The Australian Competition and Consumer Commission (ACCC) has rejected an undertaking by Google regarding the proposed acquisition of Fitbit. ACCC chair Rod Sim said that the watchdog would like to investigate for some more time and will announce its final decision on March 25. Under the undertaking given by Google, the company had promised that it will not use any data collected through the wrist-worn fitness tracking devices and Google wearables for advertisement purposes for at least 10 years. It even proposed that ACCC can extend the duration further by 10 years if it deemed it to be right. The company also said that access to only certain user data will be provided to third parties for 10 years. Along with it, the company also promised to maintain levels of interoperability between Android smartphones and third-party wearables for 10 years as part of the undertaking.
But the watchdog rejected the undertaking. It said the deal is likely to further increase the dominance of Google in online advertising. The ACCC said that even with long term undertaking, the company will continue to have access to user data that will become valuable with time. “The watchdog is concerned that the deal will squeeze out other wearables from the market. This will help Fitbit reduce its competition as other such products are totally dependent on the Android system and other services of Google to make their devices work effectively,”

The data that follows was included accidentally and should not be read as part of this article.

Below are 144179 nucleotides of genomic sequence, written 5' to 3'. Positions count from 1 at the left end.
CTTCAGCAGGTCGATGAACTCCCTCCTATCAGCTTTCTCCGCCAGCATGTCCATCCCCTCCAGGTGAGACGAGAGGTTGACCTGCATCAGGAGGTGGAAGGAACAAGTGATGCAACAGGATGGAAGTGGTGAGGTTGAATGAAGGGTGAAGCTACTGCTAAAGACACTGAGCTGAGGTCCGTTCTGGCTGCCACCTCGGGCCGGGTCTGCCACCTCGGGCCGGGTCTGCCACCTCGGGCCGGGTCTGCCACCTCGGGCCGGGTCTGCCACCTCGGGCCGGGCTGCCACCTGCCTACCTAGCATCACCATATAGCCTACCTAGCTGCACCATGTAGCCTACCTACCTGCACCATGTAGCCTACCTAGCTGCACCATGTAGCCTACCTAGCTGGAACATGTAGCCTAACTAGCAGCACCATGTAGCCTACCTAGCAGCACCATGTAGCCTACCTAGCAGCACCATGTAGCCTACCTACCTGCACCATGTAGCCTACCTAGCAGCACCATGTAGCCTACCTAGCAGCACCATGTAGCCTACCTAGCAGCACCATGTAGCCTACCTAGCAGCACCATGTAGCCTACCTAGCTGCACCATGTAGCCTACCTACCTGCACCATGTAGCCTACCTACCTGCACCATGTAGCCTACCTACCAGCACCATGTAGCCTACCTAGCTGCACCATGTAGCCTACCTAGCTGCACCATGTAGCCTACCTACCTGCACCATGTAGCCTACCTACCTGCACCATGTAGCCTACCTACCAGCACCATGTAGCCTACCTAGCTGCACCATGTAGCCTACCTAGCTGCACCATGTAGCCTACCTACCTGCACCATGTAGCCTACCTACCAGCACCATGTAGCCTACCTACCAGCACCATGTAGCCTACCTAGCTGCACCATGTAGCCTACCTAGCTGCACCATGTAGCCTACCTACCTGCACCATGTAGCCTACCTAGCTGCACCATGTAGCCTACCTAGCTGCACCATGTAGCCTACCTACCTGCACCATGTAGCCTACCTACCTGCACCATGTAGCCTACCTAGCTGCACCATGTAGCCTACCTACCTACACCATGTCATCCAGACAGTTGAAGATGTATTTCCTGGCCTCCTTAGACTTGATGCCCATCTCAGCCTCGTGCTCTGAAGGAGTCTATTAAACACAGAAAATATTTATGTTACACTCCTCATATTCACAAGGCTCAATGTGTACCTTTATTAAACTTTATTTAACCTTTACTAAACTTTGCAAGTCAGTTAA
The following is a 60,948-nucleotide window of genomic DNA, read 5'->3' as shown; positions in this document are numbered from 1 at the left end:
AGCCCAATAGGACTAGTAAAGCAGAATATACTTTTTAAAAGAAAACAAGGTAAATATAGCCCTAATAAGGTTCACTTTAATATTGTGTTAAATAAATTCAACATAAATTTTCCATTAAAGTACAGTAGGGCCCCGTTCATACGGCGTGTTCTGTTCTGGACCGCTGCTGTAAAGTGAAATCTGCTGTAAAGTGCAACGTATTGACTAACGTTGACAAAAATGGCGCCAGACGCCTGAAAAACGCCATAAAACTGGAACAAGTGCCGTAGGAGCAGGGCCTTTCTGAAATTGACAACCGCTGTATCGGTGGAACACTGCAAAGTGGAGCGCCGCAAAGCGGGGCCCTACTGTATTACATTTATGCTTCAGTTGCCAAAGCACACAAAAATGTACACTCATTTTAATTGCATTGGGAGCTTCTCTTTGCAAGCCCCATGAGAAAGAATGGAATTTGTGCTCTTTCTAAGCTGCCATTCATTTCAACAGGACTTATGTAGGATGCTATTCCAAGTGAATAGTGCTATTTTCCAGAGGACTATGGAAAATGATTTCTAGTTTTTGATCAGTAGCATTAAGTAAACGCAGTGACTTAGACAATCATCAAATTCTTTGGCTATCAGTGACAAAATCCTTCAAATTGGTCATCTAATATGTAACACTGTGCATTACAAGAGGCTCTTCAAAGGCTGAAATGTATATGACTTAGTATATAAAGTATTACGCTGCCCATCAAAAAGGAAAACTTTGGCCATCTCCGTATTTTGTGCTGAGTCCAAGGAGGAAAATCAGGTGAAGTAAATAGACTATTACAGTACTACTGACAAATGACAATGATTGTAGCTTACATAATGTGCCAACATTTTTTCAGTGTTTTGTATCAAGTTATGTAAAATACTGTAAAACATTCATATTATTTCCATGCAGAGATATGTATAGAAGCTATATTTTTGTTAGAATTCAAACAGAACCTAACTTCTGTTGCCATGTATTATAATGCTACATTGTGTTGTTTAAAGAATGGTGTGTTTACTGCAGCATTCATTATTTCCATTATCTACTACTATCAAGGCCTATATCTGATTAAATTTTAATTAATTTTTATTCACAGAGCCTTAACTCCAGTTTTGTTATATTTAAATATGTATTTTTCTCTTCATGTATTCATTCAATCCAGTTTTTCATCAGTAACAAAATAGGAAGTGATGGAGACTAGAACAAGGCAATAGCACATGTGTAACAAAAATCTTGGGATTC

Acknowledging that a similar undertaking was accepted by the European Commission last week, the ACCC said that further scrutiny was required. It said that such a long-term behavioral undertaking is very difficult to be monitored. Google said that it is extremely disappointed by the decision of the ACCC and will continue to work with it in order to assuage their fear. “We will engage with the watchdog and will respond to all their questions. Google is committed to protecting the privacy of the Fitbit users and the deal was not about data but devices,” a spokesperson of the company said.
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